Lawyers and Literature
James R. Elkins

Studying Literature



[Image used with permission of the Florida Center for Instructional Technology]

"We all have slumbering realms of sensibility which can be coaxed into wakefulness by books." [Robertson Davies, A Voice From the Attic: Essays on the Art of Reading 13 (New York: Penguin Books, rev. ed., 1990)]

"[L]iterature is an art, and . . . as an art it is able to enlarge and refine our understanding of life." [Robertson Davies, Reading and Writing 2-3 (Salt Lake City: University of Utah Press, special ed., 1993) (1992)]

The study of literature "is the placethere is no other in most schoolsthe place wherein the chief matters of concern are particulars of humanness—individual human feeling, human response, and human time, as these can be known through the written expression (at many literary levels) of men living and dead, and as they can be discovered by student writers seeking through words to name and compose and grasp their own experience. English [that is, literature] is about my distinctness and the distinctness of other human beings. . . . The instruments employed are the imagination, the intellect, and texts or events that rouse the former to life . . . . [T]he goal . . . is to expand the areas of the human world—areas that would not exist but for art—with which individual man can feel solidarity and coextensiveness." [Benjamin DeMott, Supergrow: Essays and Reports on Imagination in America 143 (New York: E.P. Dutton, 1969)]

"[Literature] returns you to otherness, whether in yourself or in friends, or in those who may become friends. Imaginative literature is otherness, and as such alleviates loneliness." [Harold Bloom, How to Read and Why 19 (New York: Scribner, 2000)]

"You look for your own story in literature; it's one of the best mechanisms you have to convince yourself you're not alone." [Glenn Schaeffer, founder of the International Institute of Modern Letters, UNLV Magazine]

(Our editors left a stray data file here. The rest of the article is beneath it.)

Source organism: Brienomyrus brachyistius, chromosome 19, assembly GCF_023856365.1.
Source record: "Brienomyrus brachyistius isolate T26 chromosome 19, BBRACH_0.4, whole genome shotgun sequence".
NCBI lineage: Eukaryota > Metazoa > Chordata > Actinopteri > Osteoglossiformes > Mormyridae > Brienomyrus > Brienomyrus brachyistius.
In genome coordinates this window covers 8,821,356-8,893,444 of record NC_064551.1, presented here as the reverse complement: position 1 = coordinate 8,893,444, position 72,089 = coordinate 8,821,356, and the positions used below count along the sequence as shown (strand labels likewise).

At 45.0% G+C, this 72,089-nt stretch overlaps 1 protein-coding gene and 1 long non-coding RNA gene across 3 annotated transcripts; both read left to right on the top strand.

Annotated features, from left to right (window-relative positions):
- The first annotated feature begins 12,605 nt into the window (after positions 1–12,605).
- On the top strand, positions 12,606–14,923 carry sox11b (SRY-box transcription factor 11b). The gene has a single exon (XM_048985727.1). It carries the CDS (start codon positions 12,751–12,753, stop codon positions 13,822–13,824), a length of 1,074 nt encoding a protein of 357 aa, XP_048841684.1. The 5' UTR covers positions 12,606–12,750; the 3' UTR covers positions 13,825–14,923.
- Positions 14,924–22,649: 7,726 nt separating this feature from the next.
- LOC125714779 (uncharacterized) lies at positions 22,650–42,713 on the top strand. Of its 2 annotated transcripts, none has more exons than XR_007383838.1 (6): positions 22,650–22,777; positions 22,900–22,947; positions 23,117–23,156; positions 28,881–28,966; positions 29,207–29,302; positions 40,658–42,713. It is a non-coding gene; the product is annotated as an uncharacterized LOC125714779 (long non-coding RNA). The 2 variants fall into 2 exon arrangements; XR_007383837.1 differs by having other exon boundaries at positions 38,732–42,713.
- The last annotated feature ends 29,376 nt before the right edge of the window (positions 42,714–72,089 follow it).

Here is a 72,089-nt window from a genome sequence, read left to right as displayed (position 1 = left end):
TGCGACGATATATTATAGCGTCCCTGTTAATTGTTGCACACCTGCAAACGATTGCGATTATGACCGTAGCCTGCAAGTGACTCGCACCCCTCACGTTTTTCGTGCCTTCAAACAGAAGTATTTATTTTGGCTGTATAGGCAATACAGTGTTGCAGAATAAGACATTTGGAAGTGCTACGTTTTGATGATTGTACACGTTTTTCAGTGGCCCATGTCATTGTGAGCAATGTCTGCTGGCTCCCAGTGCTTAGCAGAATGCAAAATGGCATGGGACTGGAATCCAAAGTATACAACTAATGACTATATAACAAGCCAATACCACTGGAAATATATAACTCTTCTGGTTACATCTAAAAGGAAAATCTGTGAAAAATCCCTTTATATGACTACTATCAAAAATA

"[Literature] expands one's sympathy, it complicates one's sense of oneself and the world, it humiliates the instrumentally calculating forms of reason so dominant in our culture (by demonstrating their dependence on other forms of thought and express, and the like). It is one of the deepest characteristics of literary texts to throw into question the nature of the language in which they are written, and this necessarily throws into question as well the nature of any language in which they might be talked about or into which they might be translated." [James Boyd White, From Expectation to Experience: Essays on Law & Legal Education 55 (Ann Arbor: University of Michigan Press, 1999)]. White goes on to observe that "literary teaching" leads us "towards incrementally more complete, but never wholly adequate, understandings of other people and other mindstowards other languages, other ways of thinking and being and imagining the world. These understandings in turn carry us towards a general understanding both of language and of the mind, one that is literary rather than conceptual in kind and affects our reading not only of 'literature' but of all the texts that make up our world." [Id. at 58]. Literature lives through language, and so must we . . . ." [Id. at 60]. "What I think literature has most to teach, then, is a way of reading, and reading not only 'literature' but all kinds of texts and expressions: a way of focusing our attention on the languages we use, on the relations we establish with them, and on the definition of self and other that is enacted in every expression." [Id.]